Catherine Marie Mills PhD Thesis Defence

Title: “Skating the Line: A Narrative Inquiry-Based Study of Former Figure Skaters’ Tensions in their Sport”

Chair: Prof Janis McKenna (Physics)
Research Supervisor: Prof Robert Sparks (Kinesiology)
Research Co-Supervisor: Prof Larena Hoeber (University of Regina, Kinesiology and Health Studies)
University Examiners: Prof Laura Hurd Clarke (Kinesiology), Prof Susan Cox (Population and Public Health)
External Examiner: Prof Mary Louise Adams (School of Kinesiology and Health Studies, Queen’s University)

Abstract: Figure skaters skate a fine line as they navigate pressures to execute physically demanding, technical skills while maintaining the aesthetics of movements, appearance, and musicality. These conditions along with embedded narratives of success and performance affect the experiences of every competitive figure skater. As a former figure skater and coach, in this research, I explore the experiences of figure skaters and the inherent tensions they endure (Clandinin, Murphy, Huber, & Orr, 2009).
Integrating theories and methods from organizational culture and narrative inquiry, my research explores the experiences of athletes within the culture of high performance figure skating. I recruited seven former figure skaters (four female and three male) who had competed at a Senior Competitive level in Canada. The research followed three guiding questions:
• What tensions do former figure skaters identify in relation to their experience as high-performance figure skaters?
• How are these tensions related to the organizational culture of figure skating?
• How do participants reflect on these tensions over time?
Using artifacts to elicit conversations and reflections, I completed three to four interviews with each participant. I present their stories in a variety of narrative formats to better capture the feel of the interviews and their lived experiences. The figure skaters experienced multiple tensions across their careers as they embraced the lifestyle of a skater and during transitions away from the sport. Tensions included monitoring bodies, an overriding emphasis on competitions and winning, and the importance of music, choreography, and appearance in their overall performance as elite figure skaters. While many tensions were taken-for-granted as being a high-performance athlete, once removed from the sport, participants became aware of the sacrifices they had made and how some aspects of the culture had influenced their mental health and well-being.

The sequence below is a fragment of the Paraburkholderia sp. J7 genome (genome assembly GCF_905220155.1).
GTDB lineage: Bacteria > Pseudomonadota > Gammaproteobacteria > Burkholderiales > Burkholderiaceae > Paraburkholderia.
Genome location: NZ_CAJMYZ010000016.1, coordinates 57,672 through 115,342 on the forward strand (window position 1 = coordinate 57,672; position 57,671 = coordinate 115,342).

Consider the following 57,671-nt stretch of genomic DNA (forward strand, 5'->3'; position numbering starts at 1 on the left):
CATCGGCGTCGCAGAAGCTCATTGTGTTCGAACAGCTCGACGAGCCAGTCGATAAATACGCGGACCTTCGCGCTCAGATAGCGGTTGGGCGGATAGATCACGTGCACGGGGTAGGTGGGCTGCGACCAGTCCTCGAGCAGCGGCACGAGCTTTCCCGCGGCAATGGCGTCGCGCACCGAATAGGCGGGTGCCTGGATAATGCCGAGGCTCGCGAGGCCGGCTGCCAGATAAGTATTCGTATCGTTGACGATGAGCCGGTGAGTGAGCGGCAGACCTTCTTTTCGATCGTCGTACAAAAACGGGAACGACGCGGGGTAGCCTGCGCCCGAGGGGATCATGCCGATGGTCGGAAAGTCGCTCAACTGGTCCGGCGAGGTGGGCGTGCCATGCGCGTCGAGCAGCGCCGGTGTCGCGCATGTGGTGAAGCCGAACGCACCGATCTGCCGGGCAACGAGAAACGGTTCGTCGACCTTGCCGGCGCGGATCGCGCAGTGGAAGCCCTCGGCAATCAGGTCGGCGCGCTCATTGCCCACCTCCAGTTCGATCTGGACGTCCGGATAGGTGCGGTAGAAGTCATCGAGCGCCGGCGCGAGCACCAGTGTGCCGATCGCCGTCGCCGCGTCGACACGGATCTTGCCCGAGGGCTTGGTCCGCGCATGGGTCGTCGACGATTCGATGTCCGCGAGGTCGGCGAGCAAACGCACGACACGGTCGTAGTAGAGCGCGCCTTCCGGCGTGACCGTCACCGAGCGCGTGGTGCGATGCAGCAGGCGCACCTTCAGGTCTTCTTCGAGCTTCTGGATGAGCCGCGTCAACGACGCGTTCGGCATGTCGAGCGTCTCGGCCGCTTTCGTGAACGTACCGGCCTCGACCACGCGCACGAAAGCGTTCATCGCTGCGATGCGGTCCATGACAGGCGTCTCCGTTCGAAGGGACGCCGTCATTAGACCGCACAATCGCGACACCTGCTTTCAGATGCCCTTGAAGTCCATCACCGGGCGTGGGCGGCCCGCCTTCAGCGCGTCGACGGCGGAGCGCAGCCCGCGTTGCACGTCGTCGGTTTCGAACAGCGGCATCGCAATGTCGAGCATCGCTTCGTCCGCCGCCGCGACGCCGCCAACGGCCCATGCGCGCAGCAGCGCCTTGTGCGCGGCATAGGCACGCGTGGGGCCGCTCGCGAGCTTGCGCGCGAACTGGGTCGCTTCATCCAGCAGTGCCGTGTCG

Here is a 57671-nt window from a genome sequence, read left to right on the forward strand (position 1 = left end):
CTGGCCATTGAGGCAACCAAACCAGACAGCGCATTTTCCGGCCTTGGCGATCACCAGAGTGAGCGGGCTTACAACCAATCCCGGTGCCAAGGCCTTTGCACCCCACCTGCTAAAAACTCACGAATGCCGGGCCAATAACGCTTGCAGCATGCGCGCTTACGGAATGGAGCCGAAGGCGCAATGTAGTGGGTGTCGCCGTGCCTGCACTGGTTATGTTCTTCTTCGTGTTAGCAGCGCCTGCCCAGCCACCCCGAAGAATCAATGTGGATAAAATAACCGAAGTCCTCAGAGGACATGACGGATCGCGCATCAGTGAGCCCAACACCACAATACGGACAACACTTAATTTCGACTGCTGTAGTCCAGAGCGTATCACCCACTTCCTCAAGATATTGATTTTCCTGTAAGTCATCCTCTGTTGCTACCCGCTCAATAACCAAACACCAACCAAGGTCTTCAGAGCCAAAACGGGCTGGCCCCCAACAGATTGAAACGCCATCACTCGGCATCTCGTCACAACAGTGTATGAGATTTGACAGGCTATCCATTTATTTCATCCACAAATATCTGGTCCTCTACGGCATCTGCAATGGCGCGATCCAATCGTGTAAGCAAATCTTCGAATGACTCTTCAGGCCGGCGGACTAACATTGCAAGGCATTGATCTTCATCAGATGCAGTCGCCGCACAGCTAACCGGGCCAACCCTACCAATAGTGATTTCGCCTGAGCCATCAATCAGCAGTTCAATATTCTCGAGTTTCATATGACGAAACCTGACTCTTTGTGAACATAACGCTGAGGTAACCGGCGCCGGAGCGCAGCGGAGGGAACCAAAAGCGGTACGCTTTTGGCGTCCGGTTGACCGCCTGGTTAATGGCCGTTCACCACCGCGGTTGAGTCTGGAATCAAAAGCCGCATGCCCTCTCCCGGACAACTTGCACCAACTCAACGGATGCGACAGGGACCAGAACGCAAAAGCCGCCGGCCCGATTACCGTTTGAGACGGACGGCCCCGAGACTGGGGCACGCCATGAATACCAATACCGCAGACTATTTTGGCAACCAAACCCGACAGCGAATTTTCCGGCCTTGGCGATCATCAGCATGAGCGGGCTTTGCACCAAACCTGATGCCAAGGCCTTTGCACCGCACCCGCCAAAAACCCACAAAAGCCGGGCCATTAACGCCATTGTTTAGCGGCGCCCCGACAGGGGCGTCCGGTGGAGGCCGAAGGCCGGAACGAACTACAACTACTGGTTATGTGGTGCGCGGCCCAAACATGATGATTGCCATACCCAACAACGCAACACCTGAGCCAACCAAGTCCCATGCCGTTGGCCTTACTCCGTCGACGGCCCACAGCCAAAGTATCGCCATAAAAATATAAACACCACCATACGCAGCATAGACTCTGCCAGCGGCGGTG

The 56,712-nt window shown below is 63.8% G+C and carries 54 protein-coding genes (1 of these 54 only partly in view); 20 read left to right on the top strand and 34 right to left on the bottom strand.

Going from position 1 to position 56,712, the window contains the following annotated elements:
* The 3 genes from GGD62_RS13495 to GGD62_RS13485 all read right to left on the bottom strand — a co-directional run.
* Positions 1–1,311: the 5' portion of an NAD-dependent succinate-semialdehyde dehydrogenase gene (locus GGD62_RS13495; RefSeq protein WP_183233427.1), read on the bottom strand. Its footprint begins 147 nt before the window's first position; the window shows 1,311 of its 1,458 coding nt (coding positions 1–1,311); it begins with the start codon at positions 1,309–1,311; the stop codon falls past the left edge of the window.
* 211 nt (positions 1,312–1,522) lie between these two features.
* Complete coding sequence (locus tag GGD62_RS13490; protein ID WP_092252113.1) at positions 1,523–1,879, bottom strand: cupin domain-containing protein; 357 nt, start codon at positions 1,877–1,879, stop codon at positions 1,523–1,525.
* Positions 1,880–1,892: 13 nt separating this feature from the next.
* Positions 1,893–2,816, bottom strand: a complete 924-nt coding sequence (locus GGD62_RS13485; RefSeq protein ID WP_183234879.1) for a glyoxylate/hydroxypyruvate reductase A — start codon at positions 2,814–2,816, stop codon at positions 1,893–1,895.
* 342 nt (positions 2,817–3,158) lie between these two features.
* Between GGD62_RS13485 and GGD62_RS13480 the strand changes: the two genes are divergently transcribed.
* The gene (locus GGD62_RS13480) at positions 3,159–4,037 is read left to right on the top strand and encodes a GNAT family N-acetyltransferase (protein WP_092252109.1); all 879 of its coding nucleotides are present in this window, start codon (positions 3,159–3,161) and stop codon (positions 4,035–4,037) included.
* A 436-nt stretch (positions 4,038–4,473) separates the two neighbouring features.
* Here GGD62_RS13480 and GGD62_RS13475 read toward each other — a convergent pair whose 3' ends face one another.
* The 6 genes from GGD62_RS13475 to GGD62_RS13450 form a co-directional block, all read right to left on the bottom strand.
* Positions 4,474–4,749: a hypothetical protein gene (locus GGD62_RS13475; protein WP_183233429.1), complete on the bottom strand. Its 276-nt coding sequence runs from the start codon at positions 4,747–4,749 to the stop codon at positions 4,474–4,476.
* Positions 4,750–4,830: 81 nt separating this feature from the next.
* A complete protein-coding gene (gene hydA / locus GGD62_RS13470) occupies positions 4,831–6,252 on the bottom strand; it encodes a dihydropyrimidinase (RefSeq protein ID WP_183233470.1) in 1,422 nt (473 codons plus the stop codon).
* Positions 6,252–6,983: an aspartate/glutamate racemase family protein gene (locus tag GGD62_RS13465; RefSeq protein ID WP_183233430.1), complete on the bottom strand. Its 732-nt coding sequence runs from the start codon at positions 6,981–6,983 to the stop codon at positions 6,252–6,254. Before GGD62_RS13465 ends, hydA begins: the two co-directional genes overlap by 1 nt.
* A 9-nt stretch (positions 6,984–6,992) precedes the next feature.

A critical analysis of the normalized aspects of the sport revealed an emphasis on performance deeply embedded across all levels of figure skating’s organizational culture (Schein, 2010). The dissertation highlights how participants became part of the problematic culture, accepting its localized terms and conditions which in turn served to reinforce and re-create the culture’s dominant values and norms (Alvesson, 2013; Smircich, 1983).

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